The Autonomous Vehicle Founder Conundrum
How an engineer imbalance, difficulty of deploying, and VC dollars are creating a perfect storm for autonomous vehicle founders.
Over the past few months I’ve seen a wave of startups aiming to tackle full self-driving cars (Level 4 autonomy) and advance driver assistance systems (ADAS) (Level 2 autonomy) utilizing some form of deep learning.
There is certainly nuance to whether you go end-to-end or how you implement parts of the stack and make ultimate motion/path planning decisions, but that’s not important for this post. What is important is that clearly, many believe there is an opportunity here.
Companies including Drive.ai, Comma.ai, Adasworks, and a slew of other “stealth” startups are utilizing this approach, in addition to larger OEMs like Tesla. I’d estimate that today there are at least 12–15 funded startups and another 5–10 teams of engineers thinking of breaking off to tackle this problem, and those numbers will only increase over the next 6–12 months.
The issue is — where do you deploy this technology?
You have three options as a startup:
1) Aftermarket — Cruise paved the way with this approach by initially positioning themselves as a self-driving/autopilot kit for retrofitting Audis and other vehicles. They eventually pivoted away from this for a variety of reasons. Comma.ai is now doing this by selling the Comma One, an aftermarket product that will allow your car to get similar features as Tesla’s Autopilot on one often traveled stretch of highway for $999. Conceivably the One will also scale as Comma continues to capture more data.
The aftermarket approach makes sense because you are putting the buying power in (mostly) the consumer’s hands. And while large corporations won’t trust integration with a startup, consumer’s do all the time. Whether or not that is ultimately a good decision when they are speeding down a highway at 65 mph in a death box on a startup’s tech stack is unclear, but what is clear is that there will be some demand.
2) Integrate with an OEM or Tier 1 — By allowing somebody else to control the hardware (or by bundling with a hardware provider) you essentially are just selling the overall concept of Autonomy As A Service. Historically, OEMs spend a ton of money in R&D for a given vehicle and have long cycles between major upgrades. Because of this large capital expenditure, no large OEM is going to trust a startup to provide their production vehicle with a software stack. The risk is not worth the reward when larger companies like Bosch and Mobileye already own those relationships and are developing increasingly advance tools for autonomy in conjunction with larger players like Nvidia.
But history is changing.
Now there are a plethora of “startup OEMs” that are trying to capitalize on two major trends at once — electric vehicles AND autonomy. Some are backed by massive corporations, others are well-funded by VCs, and some are the aspirational projects of international billionaires. This presents an opportunity for those startups which are trying to beat existing OEMs to market with a better hardware product and might not have the capabilities to ship a polished software-side product yet. Instead, they’ll license the software/sensor fusion/autonomy stack and voila, they have an autonomous EV. Startups helping startups.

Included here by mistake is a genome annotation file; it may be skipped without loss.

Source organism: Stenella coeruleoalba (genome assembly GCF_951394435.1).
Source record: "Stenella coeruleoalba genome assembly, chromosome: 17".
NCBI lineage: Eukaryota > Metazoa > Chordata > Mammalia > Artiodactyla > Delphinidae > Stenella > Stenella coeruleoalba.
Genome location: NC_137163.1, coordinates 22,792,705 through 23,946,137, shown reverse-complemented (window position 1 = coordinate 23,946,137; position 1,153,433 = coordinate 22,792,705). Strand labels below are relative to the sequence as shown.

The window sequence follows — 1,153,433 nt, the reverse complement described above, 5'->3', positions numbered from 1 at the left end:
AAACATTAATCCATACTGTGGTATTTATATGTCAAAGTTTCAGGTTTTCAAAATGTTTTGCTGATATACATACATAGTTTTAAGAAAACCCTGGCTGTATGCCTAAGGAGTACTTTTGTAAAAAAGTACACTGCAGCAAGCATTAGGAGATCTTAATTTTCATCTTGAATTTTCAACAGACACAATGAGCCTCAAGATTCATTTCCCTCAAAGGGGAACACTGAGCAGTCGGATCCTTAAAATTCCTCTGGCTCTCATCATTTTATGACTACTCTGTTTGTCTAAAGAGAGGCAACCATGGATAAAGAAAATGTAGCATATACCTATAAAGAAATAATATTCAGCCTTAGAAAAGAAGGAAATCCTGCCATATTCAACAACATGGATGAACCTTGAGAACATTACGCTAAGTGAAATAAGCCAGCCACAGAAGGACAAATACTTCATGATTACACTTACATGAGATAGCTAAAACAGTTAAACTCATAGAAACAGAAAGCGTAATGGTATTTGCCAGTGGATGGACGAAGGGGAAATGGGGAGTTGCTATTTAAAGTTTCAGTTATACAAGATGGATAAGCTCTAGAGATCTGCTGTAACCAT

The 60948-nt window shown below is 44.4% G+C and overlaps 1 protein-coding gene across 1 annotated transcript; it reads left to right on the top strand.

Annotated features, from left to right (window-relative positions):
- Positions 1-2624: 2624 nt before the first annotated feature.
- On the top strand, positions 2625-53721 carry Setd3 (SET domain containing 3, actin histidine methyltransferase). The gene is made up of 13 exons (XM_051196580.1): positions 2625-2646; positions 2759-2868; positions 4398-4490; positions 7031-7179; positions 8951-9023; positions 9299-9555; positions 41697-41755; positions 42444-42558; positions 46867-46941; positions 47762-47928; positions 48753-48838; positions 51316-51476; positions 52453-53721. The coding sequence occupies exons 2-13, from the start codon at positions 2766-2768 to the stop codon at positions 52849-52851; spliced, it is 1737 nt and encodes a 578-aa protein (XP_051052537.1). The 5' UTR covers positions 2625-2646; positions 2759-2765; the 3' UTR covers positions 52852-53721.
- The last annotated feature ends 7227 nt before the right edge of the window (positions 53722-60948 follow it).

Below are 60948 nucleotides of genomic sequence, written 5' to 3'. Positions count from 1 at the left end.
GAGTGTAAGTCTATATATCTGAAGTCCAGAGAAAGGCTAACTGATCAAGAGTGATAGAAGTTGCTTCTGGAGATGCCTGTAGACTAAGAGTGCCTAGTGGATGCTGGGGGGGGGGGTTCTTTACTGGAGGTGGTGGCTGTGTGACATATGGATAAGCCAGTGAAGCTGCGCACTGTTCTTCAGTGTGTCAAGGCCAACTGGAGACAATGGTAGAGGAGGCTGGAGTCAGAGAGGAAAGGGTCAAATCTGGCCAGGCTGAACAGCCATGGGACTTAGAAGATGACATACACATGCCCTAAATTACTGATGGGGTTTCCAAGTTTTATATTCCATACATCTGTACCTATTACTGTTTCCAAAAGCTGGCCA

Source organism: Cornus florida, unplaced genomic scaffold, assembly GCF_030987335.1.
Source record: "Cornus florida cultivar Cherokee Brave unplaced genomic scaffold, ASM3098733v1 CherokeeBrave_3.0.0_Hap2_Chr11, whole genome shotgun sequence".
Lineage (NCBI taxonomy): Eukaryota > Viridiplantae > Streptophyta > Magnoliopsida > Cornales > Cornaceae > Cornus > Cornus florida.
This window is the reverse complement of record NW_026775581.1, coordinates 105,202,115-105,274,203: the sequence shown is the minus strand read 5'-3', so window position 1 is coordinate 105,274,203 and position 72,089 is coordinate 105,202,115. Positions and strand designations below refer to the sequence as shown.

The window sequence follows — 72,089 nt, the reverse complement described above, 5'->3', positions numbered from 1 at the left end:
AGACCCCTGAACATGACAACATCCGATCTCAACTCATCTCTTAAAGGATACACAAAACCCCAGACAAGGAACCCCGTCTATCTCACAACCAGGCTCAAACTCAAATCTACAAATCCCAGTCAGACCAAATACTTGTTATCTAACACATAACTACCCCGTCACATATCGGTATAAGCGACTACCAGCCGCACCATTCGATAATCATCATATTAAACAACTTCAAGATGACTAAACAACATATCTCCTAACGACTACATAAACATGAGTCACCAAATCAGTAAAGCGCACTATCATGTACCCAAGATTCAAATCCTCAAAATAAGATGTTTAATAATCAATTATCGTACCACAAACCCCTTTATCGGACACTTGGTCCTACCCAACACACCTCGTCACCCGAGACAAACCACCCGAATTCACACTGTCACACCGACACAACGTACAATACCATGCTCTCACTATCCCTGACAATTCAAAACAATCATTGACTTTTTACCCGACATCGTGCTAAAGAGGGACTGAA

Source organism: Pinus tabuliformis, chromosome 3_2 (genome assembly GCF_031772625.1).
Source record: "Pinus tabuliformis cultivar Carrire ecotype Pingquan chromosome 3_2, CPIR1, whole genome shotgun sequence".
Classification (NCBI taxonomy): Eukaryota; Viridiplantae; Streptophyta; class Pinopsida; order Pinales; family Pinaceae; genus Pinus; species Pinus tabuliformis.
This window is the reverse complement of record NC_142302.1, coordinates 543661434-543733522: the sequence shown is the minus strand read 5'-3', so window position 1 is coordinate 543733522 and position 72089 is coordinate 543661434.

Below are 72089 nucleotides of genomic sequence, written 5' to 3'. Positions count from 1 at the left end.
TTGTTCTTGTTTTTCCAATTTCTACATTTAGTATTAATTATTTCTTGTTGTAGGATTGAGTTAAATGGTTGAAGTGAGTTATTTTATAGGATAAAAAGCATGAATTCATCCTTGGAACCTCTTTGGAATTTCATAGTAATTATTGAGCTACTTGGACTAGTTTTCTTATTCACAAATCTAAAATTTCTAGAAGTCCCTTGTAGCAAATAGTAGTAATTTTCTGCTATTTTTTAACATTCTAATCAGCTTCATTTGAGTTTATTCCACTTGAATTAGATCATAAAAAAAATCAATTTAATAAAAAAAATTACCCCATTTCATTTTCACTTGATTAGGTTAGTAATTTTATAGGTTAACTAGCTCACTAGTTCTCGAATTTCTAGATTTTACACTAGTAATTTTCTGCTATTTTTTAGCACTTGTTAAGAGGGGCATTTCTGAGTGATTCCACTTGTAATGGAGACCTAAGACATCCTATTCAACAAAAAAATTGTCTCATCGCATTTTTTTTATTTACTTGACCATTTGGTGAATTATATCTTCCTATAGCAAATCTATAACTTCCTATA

Both of these options are great and represent some form of what most startups are pitching today, but there’s actually a third option in the back of everyone’s mind:
3) Never deploy — This option is why most talented engineers sitting at larger automotive companies are at least thinking of starting a company, raising a “pre-seed” round of at least $500K-$1M, and riding the hype cycle perfectly. And I don’t blame them.
You read the insane article that states that AV acquisitions are happening at $10M/engineer and you run some math on how much money that is for you and your team. You raise that pre-seed, build something compelling enough, raise a more formal seed round to scale it to different types of production vehicles, driving scenarios, location types, etc. and then you pray you never have to go to market because options 1 and 2 sound like hell. So instead you find a nice OEM, a larger more well-funded team, or a tier 1 supplier to fit the bill for the next few years of R&D that it will take to get to market, in the form of an early acquisition.
Your VCs are probably a little pissed, but who cares, because every VC is also sitting there telling themselves that these AV bets are downside protected due to these exact scenarios. Until they’re not.
To be clear, this isn’t an attempt to disparage any of the companies targeting this problem. It is more to highlight what is happening in some cases and the thought processes echo’d by many founders. I believe that ADAS will go the route of the seatbelt and become required in all vehicles eventually, and am on record as being bullish for startups in this space whether or not autonomy commoditizes.
This post originally appeared in my notes.